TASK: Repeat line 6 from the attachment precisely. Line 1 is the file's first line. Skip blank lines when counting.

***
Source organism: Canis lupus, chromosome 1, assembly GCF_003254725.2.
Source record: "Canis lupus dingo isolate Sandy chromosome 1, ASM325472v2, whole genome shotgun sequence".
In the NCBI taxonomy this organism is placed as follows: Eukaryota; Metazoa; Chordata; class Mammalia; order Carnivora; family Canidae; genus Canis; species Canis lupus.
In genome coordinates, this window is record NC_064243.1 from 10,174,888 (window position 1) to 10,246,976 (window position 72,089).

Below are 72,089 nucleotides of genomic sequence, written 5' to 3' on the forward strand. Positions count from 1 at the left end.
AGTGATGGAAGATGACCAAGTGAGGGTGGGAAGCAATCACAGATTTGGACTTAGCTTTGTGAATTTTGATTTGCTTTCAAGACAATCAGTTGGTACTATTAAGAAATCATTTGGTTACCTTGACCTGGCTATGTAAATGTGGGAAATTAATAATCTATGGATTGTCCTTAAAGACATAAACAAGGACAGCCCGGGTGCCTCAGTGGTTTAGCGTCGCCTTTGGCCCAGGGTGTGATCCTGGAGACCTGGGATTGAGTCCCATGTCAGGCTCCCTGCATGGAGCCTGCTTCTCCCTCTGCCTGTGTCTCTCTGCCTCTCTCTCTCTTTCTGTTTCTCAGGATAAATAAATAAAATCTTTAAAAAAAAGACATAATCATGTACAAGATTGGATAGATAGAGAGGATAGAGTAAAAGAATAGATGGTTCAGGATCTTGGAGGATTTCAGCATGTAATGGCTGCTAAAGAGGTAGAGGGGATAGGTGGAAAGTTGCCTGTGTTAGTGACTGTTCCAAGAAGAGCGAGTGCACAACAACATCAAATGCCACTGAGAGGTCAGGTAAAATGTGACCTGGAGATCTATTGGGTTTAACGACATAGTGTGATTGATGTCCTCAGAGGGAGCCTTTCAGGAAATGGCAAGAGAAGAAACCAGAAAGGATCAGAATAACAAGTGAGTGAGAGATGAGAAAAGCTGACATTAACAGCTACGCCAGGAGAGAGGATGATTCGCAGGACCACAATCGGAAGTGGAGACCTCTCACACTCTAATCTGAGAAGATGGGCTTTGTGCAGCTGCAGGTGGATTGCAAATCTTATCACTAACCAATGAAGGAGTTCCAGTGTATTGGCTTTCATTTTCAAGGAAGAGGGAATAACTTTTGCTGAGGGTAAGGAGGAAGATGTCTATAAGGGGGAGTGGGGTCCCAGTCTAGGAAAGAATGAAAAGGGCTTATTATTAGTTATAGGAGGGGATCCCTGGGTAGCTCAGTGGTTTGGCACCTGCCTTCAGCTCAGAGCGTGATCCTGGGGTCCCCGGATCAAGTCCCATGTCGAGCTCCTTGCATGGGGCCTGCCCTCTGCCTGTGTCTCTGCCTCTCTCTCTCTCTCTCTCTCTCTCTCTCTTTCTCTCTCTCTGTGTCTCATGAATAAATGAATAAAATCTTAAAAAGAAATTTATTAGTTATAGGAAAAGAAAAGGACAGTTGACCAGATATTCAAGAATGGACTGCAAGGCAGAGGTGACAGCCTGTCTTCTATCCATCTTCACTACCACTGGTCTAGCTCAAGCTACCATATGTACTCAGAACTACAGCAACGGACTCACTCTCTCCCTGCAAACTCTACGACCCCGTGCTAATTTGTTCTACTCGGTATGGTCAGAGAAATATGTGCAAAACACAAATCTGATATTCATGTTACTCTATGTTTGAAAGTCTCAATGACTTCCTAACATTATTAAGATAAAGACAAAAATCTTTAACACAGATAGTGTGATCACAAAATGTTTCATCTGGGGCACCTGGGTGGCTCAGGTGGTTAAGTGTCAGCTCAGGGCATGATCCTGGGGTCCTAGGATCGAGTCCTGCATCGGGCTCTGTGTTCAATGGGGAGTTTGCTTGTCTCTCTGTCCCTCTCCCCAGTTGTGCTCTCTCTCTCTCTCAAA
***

AGTGATGGAAGATGACCAAGTGAGGGTGGGAAGCAATCACAGATTTGGACTTAGCTTTGTGAATTTTGATTTGCTTTCAAGACAATCAGTTGGTACTATTAAGAAATCATTTGGTTACCTTGACCTGGCTATGTAAATGTGGGAAATTAATAATCTATGGATTGTCCTTAAAGACATAAACAAGGACAGCCCGGGTGCCTCAGTGGTTTAGCGTCGCCTTTGGCCCAGGGTGTGATCCTGGAGACCTGGGATTGAGTCCCATGTCAGGCTCCCTGCATGGAGCCTGCTTCTCCCTCTGCCTGTGTCTCTCTGCCTCTCTCTCTCTTTCTGTTTCTCAGGATAAATAAATAAAATCTTTAAAAAAAAGACATAATCATGTACAAGATTGGATAGATAGAGAGGATAGAGTAAAAGAATAGATGGTTCAGGATCTTGGAGGATTTCAGCATGTAATGGCTGCTAAAGAGGTAGAGGGGATAGGTGGAAAGTTGCCTGTGTTAGTGACTGTTCCAAGAAGAGCGAGTGCACAACAACATCAAATGCCACTGAGAGGTCAGGTAAAATGTGACCTGGAGATCTATTGGGTTTAACGACATAGTGTGATTGATGTCCTCAGAGGGAGCCTTTCAGGAAATGGCAAGAGAAGAAACCAGAAAGGATCAGAATAACAAGTGAGTGAGAGATGAGAAAAGCTGACATTAACAGCTACGCCAGGAGAGAGGATGATTCGCAGGACCACAATCGGAAGTGGAGACCTCTCACACTCTAATCTGAGAAGATGGGCTTTGTGCAGCTGCAGGTGGATTGCAAATCTTATCACTAACCAATGAAGGAGTTCCAGTGTATTGGCTTTCATTTTCAAGGAAGAGGGAATAACTTTTGCTGAGGGTAAGGAGGAAGATGTCTATAAGGGGGAGTGGGGTCCCAGTCTAGGAAAGAATGAAAAGGGCTTATTATTAGTTATAGGAGGGGATCCCTGGGTAGCTCAGTGGTTTGGCACCTGCCTTCAGCTCAGAGCGTGATCCTGGGGTCCCCGGATCAAGTCCCATGTCGAGCTCCTTGCATGGGGCCTGCCCTCTGCCTGTGTCTCTGCCTCTCTCTCTCTCTCTCTCTCTCTCTCTCTTTCTCTCTCTCTGTGTCTCATGAATAAATGAATAAAATCTTAAAAAGAAATTTATTAGTTATAGGAAAAGAAAAGGACAGTTGACCAGATATTCAAGAATGGACTGCAAGGCAGAGGTGACAGCCTGTCTTCTATCCATCTTCACTACCACTGGTCTAGCTCAAGCTACCATATGTACTCAGAACTACAGCAACGGACTCACTCTCTCCCTGCAAACTCTACGACCCCGTGCTAATTTGTTCTACTCGGTATGGTCAGAGAAATATGTGCAAAACACAAATCTGATATTCATGTTACTCTATGTTTGAAAGTCTCAATGACTTCCTAACATTATTAAGATAAAGACAAAAATCTTTAACACAGATAGTGTGATCACAAAATGTTTCATCTGGGGCACCTGGGTGGCTCAGGTGGTTAAGTGTCAGCTCAGGGCATGATCCTGGGGTCCTAGGATCGAGTCCTGCATCGGGCTCTGTGTTCAATGGGGAGTTTGCTTGTCTCTCTGTCCCTCTCCCCAGTTGTGCTCTCTCTCTCTCTCAAA